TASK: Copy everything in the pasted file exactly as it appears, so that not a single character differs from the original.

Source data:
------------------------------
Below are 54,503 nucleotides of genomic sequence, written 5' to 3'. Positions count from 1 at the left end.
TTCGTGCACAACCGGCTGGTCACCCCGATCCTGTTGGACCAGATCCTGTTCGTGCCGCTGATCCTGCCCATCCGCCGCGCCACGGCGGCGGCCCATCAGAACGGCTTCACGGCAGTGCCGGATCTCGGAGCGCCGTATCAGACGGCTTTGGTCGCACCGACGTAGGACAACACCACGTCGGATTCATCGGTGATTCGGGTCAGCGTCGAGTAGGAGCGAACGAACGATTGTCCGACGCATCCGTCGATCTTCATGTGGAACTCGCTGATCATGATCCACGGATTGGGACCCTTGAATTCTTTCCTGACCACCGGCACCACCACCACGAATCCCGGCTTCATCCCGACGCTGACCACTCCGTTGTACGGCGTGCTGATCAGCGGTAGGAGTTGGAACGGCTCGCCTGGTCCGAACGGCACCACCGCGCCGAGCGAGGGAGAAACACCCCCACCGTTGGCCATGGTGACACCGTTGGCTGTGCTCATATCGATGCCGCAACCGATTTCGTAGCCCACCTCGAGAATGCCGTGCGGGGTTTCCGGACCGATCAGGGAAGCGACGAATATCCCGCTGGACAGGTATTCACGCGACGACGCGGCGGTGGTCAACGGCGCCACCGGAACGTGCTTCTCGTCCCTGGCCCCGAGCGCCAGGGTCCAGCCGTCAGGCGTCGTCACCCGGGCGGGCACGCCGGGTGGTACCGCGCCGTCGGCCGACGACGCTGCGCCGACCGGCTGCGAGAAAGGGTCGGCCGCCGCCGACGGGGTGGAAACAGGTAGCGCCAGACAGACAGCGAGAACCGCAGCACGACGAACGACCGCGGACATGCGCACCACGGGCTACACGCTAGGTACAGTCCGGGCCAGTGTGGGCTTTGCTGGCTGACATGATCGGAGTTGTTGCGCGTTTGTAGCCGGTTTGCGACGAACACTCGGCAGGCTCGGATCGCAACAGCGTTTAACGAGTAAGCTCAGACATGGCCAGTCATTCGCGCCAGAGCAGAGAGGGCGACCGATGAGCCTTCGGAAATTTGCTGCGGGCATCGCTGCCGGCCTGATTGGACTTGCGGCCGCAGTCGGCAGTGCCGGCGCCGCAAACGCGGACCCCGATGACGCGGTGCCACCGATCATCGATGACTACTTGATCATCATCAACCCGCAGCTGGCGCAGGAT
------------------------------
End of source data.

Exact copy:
Below are 54,503 nucleotides of genomic sequence, written 5' to 3'. Positions count from 1 at the left end.
TTCGTGCACAACCGGCTGGTCACCCCGATCCTGTTGGACCAGATCCTGTTCGTGCCGCTGATCCTGCCCATCCGCCGCGCCACGGCGGCGGCCCATCAGAACGGCTTCACGGCAGTGCCGGATCTCGGAGCGCCGTATCAGACGGCTTTGGTCGCACCGACGTAGGACAACACCACGTCGGATTCATCGGTGATTCGGGTCAGCGTCGAGTAGGAGCGAACGAACGATTGTCCGACGCATCCGTCGATCTTCATGTGGAACTCGCTGATCATGATCCACGGATTGGGACCCTTGAATTCTTTCCTGACCACCGGCACCACCACCACGAATCCCGGCTTCATCCCGACGCTGACCACTCCGTTGTACGGCGTGCTGATCAGCGGTAGGAGTTGGAACGGCTCGCCTGGTCCGAACGGCACCACCGCGCCGAGCGAGGGAGAAACACCCCCACCGTTGGCCATGGTGACACCGTTGGCTGTGCTCATATCGATGCCGCAACCGATTTCGTAGCCCACCTCGAGAATGCCGTGCGGGGTTTCCGGACCGATCAGGGAAGCGACGAATATCCCGCTGGACAGGTATTCACGCGACGACGCGGCGGTGGTCAACGGCGCCACCGGAACGTGCTTCTCGTCCCTGGCCCCGAGCGCCAGGGTCCAGCCGTCAGGCGTCGTCACCCGGGCGGGCACGCCGGGTGGTACCGCGCCGTCGGCCGACGACGCTGCGCCGACCGGCTGCGAGAAAGGGTCGGCCGCCGCCGACGGGGTGGAAACAGGTAGCGCCAGACAGACAGCGAGAACCGCAGCACGACGAACGACCGCGGACATGCGCACCACGGGCTACACGCTAGGTACAGTCCGGGCCAGTGTGGGCTTTGCTGGCTGACATGATCGGAGTTGTTGCGCGTTTGTAGCCGGTTTGCGACGAACACTCGGCAGGCTCGGATCGCAACAGCGTTTAACGAGTAAGCTCAGACATGGCCAGTCATTCGCGCCAGAGCAGAGAGGGCGACCGATGAGCCTTCGGAAATTTGCTGCGGGCATCGCTGCCGGCCTGATTGGACTTGCGGCCGCAGTCGGCAGTGCCGGCGCCGCAAACGCGGACCCCGATGACGCGGTGCCACCGATCATCGATGACTACTTGATCATCATCAACCCGCAGCTGGCGCAGGAT